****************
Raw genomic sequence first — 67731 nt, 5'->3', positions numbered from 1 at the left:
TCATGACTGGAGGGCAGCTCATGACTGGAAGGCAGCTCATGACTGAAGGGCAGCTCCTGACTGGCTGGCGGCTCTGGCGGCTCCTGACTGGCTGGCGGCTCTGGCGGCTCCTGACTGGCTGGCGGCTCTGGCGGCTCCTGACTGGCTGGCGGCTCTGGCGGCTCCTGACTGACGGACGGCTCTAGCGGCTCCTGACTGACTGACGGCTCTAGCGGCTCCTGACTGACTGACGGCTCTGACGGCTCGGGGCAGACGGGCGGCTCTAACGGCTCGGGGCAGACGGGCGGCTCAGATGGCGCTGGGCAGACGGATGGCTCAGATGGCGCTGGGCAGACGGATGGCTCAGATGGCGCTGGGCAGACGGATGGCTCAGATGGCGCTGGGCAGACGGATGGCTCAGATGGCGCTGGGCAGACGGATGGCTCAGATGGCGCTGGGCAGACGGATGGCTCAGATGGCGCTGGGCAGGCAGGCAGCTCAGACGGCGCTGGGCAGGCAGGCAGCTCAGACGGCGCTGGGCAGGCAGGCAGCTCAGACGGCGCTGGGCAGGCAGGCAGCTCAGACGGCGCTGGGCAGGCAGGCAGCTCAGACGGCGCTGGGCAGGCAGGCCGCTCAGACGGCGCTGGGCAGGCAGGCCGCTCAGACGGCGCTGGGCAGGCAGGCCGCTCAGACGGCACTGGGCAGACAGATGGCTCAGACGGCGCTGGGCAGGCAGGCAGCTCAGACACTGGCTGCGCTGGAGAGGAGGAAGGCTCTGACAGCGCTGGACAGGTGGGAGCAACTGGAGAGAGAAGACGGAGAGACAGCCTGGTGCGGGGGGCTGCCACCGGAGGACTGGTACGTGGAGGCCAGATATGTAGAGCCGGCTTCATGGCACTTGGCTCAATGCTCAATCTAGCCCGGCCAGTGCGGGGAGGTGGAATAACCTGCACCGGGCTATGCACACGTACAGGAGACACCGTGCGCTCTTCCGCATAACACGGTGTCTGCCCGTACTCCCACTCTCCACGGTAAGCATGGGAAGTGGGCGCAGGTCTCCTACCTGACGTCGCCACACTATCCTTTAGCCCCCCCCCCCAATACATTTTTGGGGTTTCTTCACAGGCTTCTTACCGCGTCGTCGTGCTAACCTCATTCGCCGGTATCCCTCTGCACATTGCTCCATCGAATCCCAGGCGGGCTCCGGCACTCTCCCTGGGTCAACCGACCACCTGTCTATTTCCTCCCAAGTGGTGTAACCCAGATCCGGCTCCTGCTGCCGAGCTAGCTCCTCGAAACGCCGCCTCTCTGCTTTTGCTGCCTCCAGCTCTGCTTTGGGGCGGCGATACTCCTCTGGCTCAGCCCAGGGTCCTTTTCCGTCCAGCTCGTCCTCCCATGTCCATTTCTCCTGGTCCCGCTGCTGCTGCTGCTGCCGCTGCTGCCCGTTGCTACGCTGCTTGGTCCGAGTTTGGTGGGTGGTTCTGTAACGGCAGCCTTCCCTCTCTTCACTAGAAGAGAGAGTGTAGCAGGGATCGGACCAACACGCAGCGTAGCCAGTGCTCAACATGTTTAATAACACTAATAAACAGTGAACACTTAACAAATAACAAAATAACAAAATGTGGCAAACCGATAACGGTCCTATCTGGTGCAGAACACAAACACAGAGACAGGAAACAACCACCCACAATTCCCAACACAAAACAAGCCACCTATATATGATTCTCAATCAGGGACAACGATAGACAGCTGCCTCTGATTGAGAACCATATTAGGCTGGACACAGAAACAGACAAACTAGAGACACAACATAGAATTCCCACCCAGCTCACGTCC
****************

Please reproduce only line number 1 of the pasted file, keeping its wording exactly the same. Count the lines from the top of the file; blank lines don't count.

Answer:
Raw genomic sequence first — 67731 nt, 5'->3', positions numbered from 1 at the left: